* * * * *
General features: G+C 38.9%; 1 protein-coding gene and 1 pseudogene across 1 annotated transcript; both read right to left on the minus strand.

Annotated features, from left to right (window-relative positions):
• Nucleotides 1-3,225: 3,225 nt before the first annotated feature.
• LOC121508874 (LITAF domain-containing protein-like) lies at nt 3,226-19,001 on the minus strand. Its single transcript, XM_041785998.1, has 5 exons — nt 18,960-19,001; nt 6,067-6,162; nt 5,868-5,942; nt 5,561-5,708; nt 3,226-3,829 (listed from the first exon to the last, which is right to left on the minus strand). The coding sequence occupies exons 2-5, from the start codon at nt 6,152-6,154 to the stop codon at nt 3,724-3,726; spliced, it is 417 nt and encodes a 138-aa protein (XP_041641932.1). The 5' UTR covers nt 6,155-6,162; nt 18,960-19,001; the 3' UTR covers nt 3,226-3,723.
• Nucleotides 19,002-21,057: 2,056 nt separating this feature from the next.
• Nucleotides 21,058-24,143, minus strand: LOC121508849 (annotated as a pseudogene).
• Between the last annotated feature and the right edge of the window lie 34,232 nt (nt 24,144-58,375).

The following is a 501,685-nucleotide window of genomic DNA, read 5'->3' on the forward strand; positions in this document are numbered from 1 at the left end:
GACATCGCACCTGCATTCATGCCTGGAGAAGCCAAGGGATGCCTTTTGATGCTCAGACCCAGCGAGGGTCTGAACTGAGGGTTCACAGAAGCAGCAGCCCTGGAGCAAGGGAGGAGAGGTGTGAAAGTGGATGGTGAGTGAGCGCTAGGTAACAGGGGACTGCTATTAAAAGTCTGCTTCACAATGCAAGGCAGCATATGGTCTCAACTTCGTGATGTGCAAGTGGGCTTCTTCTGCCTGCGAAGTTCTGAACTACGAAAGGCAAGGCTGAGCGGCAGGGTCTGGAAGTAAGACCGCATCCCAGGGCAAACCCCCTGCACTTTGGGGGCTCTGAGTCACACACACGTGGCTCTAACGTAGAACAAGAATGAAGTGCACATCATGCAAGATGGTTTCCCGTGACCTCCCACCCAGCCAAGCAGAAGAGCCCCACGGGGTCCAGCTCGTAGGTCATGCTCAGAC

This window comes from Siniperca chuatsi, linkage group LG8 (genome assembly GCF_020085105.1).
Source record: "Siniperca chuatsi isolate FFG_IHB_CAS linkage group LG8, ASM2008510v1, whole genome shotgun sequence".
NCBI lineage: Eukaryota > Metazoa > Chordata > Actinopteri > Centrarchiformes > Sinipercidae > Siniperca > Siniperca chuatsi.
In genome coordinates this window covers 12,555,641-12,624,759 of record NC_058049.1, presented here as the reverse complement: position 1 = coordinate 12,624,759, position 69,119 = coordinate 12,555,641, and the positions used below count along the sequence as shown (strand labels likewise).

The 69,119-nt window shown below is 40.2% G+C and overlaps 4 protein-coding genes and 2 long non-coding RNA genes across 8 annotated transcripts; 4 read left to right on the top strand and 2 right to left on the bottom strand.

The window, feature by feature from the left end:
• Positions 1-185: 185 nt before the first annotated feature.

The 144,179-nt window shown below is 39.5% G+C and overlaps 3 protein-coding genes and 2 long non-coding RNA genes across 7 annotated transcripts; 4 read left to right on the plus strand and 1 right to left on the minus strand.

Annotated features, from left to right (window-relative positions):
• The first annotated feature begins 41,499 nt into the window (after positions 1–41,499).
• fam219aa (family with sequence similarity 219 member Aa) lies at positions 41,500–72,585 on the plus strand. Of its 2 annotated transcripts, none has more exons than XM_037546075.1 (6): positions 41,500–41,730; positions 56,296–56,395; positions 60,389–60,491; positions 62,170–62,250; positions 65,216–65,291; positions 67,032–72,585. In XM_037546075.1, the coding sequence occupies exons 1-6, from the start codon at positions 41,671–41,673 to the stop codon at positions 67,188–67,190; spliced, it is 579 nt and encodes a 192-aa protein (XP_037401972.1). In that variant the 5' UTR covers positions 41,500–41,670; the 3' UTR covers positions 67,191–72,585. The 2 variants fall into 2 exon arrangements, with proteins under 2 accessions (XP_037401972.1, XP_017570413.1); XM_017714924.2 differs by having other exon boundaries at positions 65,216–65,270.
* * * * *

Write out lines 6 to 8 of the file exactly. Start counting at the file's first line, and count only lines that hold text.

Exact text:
• Nucleotides 21,058-24,143, minus strand: LOC121508849 (annotated as a pseudogene).
• Between the last annotated feature and the right edge of the window lie 34,232 nt (nt 24,144-58,375).

The following is a 501,685-nucleotide window of genomic DNA, read 5'->3' on the forward strand; positions in this document are numbered from 1 at the left end: